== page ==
PHOTOS expose scenes that don’t normally fall under the limelight—the stories of the underdogs, the unheard of and unrecognized.

Bergel “Geloy” Concepcion, an advertising alumnus, opts to capture scenes in Philippine streets, which have an endless supply of “underappreciated stories.”

Concepcion never saw himself pursuing a profession other than cartooning or tattooing. He was first introduced to the photography scene when he enrolled at the University’s College of Fine Arts and Design in 2008.

Then 17-year-old Concepcion fell in love with capturing the “split seconds of life” and immortalizing them in photographs.

Concepcion’s love for adventures allowed him to outgrow being a conventional artist and become a striving photographer, using the people he meets during his travels as his subjects.

“The best thing about photography is the people you meet from all walks of life; I’ve captured many personalities from farmers to presidents,” he said in an interview.

With this simple vision, he has immortalized numerous stories of Filipinos—creating his own portfolio of their emotional success and struggles.

One of his favorite albums is his most recent collaboration with the Golden Gays of Manila for his project “Reynas de las Flores.” The queens, all glamorous and dressed up, posed for their portraits with their lavish appearances contrasting against the plain background.

His other photos and exhibits depict the daily activities people, with a romantic vibe that emphasizes the emotions of the subjects while attempting to find the light even in their darkest moments.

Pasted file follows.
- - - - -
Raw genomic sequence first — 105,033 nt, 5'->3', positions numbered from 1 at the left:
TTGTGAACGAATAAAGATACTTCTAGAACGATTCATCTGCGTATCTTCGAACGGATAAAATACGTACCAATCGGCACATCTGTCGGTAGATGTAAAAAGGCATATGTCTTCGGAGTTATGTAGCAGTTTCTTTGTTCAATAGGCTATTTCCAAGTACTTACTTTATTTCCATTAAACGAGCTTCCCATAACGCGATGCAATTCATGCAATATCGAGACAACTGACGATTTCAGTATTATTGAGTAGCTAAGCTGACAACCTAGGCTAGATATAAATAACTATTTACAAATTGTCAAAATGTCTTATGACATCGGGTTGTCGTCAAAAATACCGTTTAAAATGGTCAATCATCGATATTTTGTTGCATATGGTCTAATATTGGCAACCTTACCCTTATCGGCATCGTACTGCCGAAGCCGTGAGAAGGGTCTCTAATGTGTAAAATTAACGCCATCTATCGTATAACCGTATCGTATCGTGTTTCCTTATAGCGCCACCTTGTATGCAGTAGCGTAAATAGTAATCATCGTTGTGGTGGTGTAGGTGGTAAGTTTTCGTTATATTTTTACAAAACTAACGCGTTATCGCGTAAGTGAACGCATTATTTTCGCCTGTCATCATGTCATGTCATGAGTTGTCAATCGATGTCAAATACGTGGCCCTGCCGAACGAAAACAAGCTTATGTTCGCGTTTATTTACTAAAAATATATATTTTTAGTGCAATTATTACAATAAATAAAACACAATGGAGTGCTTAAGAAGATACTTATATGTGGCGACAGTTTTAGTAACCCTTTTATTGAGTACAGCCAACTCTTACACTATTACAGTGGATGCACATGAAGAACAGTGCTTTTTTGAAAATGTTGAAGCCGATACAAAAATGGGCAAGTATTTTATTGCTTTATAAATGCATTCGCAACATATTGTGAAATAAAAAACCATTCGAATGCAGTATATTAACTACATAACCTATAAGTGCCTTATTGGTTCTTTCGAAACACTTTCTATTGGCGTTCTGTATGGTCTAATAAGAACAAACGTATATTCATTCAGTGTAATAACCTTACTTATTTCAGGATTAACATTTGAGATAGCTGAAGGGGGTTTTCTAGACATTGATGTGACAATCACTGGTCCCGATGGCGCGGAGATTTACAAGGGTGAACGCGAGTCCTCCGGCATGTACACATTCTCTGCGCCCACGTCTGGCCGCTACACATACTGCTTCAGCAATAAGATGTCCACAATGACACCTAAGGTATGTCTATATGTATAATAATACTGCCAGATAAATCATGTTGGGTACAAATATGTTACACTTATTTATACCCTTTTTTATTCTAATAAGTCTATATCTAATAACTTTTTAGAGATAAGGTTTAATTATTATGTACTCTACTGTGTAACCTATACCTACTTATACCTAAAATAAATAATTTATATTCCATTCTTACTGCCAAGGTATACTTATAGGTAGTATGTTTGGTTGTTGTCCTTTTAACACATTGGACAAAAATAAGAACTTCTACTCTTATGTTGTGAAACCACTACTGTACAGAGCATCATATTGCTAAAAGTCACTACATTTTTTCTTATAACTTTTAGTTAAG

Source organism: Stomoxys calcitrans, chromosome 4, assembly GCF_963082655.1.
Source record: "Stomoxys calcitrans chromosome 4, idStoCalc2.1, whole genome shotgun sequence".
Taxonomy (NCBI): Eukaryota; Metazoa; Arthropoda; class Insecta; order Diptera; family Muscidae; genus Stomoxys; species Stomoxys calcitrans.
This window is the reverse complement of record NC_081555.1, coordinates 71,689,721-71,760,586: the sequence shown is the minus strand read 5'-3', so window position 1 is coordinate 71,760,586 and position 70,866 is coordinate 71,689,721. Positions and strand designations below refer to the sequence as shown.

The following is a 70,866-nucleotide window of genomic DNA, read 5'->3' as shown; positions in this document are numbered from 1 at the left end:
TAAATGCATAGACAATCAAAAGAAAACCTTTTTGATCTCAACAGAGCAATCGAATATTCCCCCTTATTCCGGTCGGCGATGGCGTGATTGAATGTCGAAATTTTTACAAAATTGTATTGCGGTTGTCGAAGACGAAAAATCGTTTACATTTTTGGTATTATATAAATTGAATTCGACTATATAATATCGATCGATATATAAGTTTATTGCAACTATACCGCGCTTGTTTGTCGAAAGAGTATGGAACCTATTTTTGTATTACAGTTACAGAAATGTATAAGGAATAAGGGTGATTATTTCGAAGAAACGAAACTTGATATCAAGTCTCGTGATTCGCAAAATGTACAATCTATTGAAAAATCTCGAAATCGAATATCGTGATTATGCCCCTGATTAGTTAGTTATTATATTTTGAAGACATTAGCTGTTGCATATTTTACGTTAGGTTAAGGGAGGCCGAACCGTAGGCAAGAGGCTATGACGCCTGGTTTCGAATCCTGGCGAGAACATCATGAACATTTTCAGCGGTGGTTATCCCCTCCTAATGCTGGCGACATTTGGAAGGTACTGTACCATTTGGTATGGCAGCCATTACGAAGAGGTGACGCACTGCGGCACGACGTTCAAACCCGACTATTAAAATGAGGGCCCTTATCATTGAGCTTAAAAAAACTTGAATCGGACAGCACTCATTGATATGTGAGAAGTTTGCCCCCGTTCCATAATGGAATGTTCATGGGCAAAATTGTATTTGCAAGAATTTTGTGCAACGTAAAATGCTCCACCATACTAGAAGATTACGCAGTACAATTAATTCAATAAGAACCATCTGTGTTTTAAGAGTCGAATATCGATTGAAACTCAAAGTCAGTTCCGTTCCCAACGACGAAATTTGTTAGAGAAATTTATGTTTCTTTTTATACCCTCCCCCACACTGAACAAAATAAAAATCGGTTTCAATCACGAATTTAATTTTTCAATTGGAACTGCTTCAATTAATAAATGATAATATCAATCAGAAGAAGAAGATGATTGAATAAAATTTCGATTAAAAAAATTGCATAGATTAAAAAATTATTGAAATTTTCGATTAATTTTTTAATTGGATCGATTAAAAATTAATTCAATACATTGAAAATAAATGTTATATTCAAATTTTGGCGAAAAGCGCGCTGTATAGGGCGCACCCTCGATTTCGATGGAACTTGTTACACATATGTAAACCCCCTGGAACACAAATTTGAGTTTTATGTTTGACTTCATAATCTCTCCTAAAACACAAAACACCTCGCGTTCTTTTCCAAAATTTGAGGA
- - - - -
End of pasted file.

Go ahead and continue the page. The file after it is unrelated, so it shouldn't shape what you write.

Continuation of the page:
Before graduating from the University in 2012, Concepcion made his mark in the industry. In 2011, his honest depictions of real life earned for himself a spot working with the top brands and media companies in the Philippines.

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Magazines started noticing his vision through his artistic and unique theme in taking photos. Concepcion was handed down projects from leading companies and began contributing to Esquire, Forbes and Men’s Health, as well as publishing firms and online media outlets Philippine Star, Rappler, Manila Review, Spot.ph, and Coconuts Manila.

“Even when you’re waiting for your big break, never stop producing photos. All you really need is patience and sacrifice for the things you really want to achieve,” he said.

Concepcion continued his pursuit of extraordinary stories in different cities and different streets around the world—from dramatic black and white portraits of economic poverty to festive-colored scenes of the bourgeois lifestyle.

In 2012, he represented the country in the 7th Angkor Photography Festival and Workshop in Cambodia, the longest running photography event in Southeast Asia participated in by photographers with decorated careers.

He also participated in the Month of Photography in Tokyo, exhibiting his original series, “Salamat 2011” where he showcased the devotion of Filipinos to the Black Nazarene.

His other local photography and art shows include the CASA San Miguel Artist in Residency Solo Exhibit in Zambales, Looking for Juan: Revolution in UP Diliman, as well as exhibits in the Cultural Center of the Philippines.

“There really is no need for any recognition or fancy award. Taking photos, for me, is the best reward of all time. It’s a very humbling experience,” he said. Mary Grace C. Esmaya and Vianca A. Ocampo

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